Citing Bullock v. Carter, 405 U.S. 134 (1972), appellee asserted that California's filing-fee system was unconstitutional since it barred indigents, such as himself, from seeking elective office and from voting for the candidate of his choice. In addition to requesting declaratory and permanent injunctive relief, appellee moved the District Court to issue a preliminary injunction so as to allow him to participate as a candidate in the upcoming primary. Under state law, the final date on which appellee could submit nominating papers for that primary was March 10, 1972, one week away.
Because of the impending filing deadline, the District Court proceeded quickly to set the case for argument. [411 U.S. 452, 455] On March 3, 1972, the same date on which the suit was filed, the single District Judge to whom the case was assigned entered an order requiring appellant to show cause why interlocutory relief should not be granted. The State was given five days in which to respond. It was not until March 7 that the Chief Judge of the Ninth Circuit was notified of the application for a three-judge court. On March 8, he designated the judges who were to compose the panel. On the same day, the court convened and heard oral argument. Because of the speed with which the case had developed, neither the court nor appellee had an opportunity prior to the hearing to consider appellant's return to the order to show cause, the only paper which the State had been able to prepare.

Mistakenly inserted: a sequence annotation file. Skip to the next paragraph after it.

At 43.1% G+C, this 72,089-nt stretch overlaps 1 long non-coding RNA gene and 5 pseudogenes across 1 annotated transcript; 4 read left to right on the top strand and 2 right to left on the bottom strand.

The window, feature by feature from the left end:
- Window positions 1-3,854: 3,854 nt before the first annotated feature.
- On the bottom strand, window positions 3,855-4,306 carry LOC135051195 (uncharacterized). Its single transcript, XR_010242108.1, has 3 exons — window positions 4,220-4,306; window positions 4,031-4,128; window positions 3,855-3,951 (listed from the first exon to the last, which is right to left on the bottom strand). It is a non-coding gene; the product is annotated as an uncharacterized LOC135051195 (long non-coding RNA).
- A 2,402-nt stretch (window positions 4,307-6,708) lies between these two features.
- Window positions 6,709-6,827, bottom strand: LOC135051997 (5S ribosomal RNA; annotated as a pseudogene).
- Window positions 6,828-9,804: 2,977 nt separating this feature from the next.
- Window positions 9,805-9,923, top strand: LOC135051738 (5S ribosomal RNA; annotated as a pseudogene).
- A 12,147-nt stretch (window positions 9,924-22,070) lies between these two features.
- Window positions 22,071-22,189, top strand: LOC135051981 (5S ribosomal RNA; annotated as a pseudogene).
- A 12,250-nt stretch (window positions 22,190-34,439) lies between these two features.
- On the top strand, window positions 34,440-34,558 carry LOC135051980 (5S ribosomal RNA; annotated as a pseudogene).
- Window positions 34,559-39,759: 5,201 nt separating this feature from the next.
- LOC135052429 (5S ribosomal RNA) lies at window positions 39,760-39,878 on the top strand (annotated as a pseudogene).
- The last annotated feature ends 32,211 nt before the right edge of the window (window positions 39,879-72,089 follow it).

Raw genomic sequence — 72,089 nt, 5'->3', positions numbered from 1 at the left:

On March 9, 1972, one day after oral argument and one day before the deadline for filing nomination papers, the District Court granted appellee's motion for a preliminary injunction, stating:
The State appealed directly to this Court under 28 U.S.C. 1253. Its Jurisdictional Statement posed two questions: